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What to Know About Getting Pain Medication from a Doctor

In a time when opioids have contributed to the reduction of life expectancy three years in a row, doctors have been placed in a difficult position when it comes to prescribing the medication for pain. 

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Doctors may want to treat a particular patient with opioids, but they may also be concerned with repercussions as a result of prescribing from the federal government. The dilemma causes conflict and takes away from a doctor-patient relationship. Guidelines were implemented to reduce overdose deaths, but the number of deaths continues to increase each year.

Fortunately, when it comes to treating pain, there are various alternatives to consider. If you have exhausted these resources, narcotic pain medication should be your last option. 

If you are prescribed pain medication from your primary care physician, you must follow the instructions and use the medicine only as prescribed. Even those who take the proper precaution are at risk of developing a chemical dependency. Tolerance will eventually take hold of your body, and it can lead to addiction.

If you have exhausted every resource to stop your pain and have seen no relief, it may be time to speak with your doctor. There is information you must know before signing a pain management contract, which is a process that requires you understand any risks involved with opioid treatment.

What Is a Pain Management Agreement?

A pain management agreement is a contract between a patient and their physician that demonstrates an understanding of the risks involved when using opioids. Before the opioid crisis began, these agreements were almost unheard of, and only pain management clinics and other specialists enforced them. 

As the addiction crisis worsened, there was intense scrutiny from the U.S. Drug Enforcement Administration (DEA), so general practitioners now require patients who use narcotic medications to sign these agreements.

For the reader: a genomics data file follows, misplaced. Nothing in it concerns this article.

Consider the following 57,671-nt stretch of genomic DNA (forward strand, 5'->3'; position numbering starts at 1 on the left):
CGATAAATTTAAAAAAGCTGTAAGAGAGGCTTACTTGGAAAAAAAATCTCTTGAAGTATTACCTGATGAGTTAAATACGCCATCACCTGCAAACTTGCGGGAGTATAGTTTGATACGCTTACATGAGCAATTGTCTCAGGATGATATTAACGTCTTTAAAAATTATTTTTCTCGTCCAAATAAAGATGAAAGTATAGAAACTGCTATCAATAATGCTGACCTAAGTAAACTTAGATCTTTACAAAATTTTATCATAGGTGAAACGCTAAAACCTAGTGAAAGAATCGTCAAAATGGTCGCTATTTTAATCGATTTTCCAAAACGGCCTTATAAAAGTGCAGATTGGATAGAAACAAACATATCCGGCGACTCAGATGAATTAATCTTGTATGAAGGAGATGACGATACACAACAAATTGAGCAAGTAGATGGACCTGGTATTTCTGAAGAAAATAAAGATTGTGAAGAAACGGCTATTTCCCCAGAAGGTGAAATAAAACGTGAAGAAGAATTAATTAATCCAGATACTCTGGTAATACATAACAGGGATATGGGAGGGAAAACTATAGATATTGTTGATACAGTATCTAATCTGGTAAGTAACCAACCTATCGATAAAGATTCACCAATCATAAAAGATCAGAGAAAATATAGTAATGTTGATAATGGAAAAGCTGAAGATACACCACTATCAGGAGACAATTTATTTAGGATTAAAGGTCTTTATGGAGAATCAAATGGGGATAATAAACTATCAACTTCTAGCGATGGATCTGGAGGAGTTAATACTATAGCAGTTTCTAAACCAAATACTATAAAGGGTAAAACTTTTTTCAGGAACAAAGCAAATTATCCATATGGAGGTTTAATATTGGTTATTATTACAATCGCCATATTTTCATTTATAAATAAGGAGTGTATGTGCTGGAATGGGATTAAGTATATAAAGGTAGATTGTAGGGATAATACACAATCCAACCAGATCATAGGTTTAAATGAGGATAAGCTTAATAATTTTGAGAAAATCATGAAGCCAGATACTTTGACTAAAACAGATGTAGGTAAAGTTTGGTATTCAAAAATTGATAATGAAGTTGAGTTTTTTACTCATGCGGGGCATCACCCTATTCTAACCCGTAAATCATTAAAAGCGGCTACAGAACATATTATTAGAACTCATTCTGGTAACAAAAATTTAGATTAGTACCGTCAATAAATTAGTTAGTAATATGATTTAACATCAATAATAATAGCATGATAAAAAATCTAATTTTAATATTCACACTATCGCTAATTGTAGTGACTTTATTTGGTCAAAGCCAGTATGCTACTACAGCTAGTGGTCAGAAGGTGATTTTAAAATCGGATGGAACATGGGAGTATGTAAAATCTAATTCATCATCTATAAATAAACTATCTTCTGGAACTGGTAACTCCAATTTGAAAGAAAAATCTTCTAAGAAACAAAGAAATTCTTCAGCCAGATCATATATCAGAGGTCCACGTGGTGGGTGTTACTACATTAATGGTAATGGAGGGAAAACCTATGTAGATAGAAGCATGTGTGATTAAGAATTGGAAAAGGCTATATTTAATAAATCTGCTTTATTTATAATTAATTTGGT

Doctors who implement these agreements discuss their effectiveness and provide patients with information about what they can expect under their care. In addition, they discuss how these contracts teach patients how to use medications safely and how they should store them securely at home. 

What Is in the Pain Management Agreement?

The pain management agreement contains highly personalized and private details that will vary from doctor to another. However, some elements are similar throughout these agreements. There are five essential factors to know about pain management agreements before you agree to them. If you do not agree to these elements, you must consider other options.

  1. You agree that you will only consume your medication as it is prescribed.
  2. You will allow random drug testing.
  3. You can only have your prescriptions filled at a single pharmacy, and you are OK with doctors and pharmacists sharing your information.
  4. You agree that lost, stolen, or destroyed medication will not be replaced.
  5. You agree not to use or request medication from other health care providers.

There is a lot of information to take in before agreeing to this, and you must do your homework to make sure it is right for you. 

Sources

Gordon, S. (2020, January 7). 5 Things to Know Before Signing a Pain Management Contract. from https://www.verywellmind.com/what-to-know-before-signing-a-pain-management-contract-4149991

National Institute on Drug Abuse. (2019, January 22). Opioid Overdose Crisis. from https://www.drugabuse.gov/drugs-abuse/opioids/opioid-overdose-crisis

Public Affairs. (n.d.). What is the U.S. Opioid Epidemic? from https://www.hhs.gov/opioids/about-the-epidemic/index.html

Griffin, R. M. (2011, March 9). Alternative Treatments for Chronic Pain: Acupuncture, Marijuana, Hypnosis, Biofeedback, Music Therapy, Yoga, Massage. from https://www.webmd.com/pain-management/features/alternative-treatments

National Institute on Drug Abuse (N.D.) The Science of Drug Use and Addiction. from https://www.drugabuse.gov/publications/media-guide/science-drug-use-addiction-basics

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